Few farmers and ranchers may consider themselves executives, but that may be just what it takes to be successful. Many top producers focus on controlling costs, keeping good records and implementing a sound marketing program, but a farm executive goes beyond that. See if you possess any traits that an executive does.

* An executive displays four patterns. They adapt to the changing needs of their markets, they are open to explore new ideas, they operate as resource managers-not producers, and they realize the importance of networking and developing alliances across the value chain.

* They are strategic thinkers. They envision a goal and figure out the skills and resources needed to get there.

* They possess the ability to assess strengths and weaknesses in people. This includes themselves. They know the weaknesses need to be compensated for and they do so by seeking outside expertise or hiring employees with the skills they lack.

* Executives operate in a continuous improvement mode. No matter how well they are doing they always believe there's a better way. They are able to envision the whole picture of how things fit together across the food chain.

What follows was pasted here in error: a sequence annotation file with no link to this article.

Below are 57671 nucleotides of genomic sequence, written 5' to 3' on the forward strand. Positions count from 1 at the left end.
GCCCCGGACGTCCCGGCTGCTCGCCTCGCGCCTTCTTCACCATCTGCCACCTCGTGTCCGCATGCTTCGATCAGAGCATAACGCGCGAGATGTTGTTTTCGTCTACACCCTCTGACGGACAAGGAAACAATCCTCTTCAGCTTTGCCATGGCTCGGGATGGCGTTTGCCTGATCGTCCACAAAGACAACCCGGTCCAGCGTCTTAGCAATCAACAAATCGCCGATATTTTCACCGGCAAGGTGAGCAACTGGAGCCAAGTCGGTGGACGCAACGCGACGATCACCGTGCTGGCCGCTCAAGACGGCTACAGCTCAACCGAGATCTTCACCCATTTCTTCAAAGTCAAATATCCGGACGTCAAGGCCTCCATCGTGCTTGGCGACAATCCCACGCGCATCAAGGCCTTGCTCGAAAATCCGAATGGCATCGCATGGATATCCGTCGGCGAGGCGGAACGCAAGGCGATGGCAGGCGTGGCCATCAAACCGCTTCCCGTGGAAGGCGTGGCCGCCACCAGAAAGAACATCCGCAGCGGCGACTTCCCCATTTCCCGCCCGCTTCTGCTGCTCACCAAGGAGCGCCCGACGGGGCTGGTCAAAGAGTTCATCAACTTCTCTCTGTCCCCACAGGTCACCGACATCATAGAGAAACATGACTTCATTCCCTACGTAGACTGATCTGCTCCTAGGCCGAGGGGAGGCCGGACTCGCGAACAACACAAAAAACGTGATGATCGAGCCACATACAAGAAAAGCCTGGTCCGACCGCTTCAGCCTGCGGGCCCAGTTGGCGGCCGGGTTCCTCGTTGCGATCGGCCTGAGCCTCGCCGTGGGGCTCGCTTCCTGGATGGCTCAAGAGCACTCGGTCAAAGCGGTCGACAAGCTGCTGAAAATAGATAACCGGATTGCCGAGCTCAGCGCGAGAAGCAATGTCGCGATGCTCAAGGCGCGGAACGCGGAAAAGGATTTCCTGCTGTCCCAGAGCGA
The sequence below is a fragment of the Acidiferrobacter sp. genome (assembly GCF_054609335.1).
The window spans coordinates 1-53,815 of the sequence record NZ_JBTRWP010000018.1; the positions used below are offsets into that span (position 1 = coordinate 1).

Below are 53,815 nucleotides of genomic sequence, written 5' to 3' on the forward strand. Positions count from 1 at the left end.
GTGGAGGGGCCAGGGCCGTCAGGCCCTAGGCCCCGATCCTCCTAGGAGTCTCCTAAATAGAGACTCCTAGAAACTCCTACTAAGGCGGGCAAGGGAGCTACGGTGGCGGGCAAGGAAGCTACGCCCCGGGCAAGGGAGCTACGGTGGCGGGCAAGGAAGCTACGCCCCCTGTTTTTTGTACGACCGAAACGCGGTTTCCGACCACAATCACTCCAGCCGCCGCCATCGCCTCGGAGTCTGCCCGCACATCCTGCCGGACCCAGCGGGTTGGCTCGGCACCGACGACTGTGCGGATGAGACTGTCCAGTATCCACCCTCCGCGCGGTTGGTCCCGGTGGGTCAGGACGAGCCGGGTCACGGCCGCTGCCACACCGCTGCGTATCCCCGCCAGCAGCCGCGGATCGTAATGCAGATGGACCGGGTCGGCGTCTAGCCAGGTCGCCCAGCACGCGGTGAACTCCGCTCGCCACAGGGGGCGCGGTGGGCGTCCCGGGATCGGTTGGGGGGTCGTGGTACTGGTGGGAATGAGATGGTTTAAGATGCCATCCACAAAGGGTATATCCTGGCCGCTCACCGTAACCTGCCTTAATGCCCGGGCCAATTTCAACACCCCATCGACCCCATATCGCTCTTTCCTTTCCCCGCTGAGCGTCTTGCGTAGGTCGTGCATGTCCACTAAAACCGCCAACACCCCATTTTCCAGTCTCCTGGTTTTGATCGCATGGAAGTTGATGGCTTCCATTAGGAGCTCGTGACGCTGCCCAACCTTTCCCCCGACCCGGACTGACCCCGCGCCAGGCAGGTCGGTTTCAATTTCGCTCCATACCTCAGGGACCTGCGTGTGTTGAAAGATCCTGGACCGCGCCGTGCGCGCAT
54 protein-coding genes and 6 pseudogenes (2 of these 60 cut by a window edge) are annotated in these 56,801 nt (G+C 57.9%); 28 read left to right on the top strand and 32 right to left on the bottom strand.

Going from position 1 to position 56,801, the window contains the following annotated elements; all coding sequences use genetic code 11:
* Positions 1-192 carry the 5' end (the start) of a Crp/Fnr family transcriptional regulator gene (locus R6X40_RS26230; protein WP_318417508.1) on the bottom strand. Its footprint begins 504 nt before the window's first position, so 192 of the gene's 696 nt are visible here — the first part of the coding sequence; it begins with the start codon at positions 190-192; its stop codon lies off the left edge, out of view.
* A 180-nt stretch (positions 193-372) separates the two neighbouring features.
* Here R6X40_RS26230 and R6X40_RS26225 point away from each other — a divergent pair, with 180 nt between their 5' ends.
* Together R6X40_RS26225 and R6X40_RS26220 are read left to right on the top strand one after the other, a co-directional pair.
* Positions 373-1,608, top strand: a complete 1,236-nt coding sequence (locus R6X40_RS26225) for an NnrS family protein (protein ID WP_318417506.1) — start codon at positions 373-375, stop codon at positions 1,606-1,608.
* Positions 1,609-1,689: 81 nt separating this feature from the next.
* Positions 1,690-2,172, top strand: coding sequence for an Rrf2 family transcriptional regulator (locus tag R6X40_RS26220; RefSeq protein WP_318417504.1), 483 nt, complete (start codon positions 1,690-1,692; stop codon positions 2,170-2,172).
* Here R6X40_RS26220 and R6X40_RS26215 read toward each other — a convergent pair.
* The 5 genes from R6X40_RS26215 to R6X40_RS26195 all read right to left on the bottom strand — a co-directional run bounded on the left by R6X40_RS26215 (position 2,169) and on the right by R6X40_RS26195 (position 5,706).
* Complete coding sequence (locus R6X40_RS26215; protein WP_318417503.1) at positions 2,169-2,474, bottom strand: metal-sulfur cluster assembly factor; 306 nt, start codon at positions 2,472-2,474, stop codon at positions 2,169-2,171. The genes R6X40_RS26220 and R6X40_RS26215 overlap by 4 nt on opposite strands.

* Take risks. They are excellent risk managers, have made their share of mistakes but do their homework. They consider options and develop a strategy before undertaking a new venture and always have an exit plan.

* Realize change is the window of opportunity. They do not view themselves as victims, but learn from their experiences, make adjustments and move on.

* Executives lead people rather than drive. They see themselves as head coaches, not as a boss. They balance management between key performance areas of production, finance, personnel and marketing.

* Work hard at communication. They make sure their team, even if it's only family members, have a shared vision of the goal. And they recognize that the person doing a specific job may have the best ideas related to that area.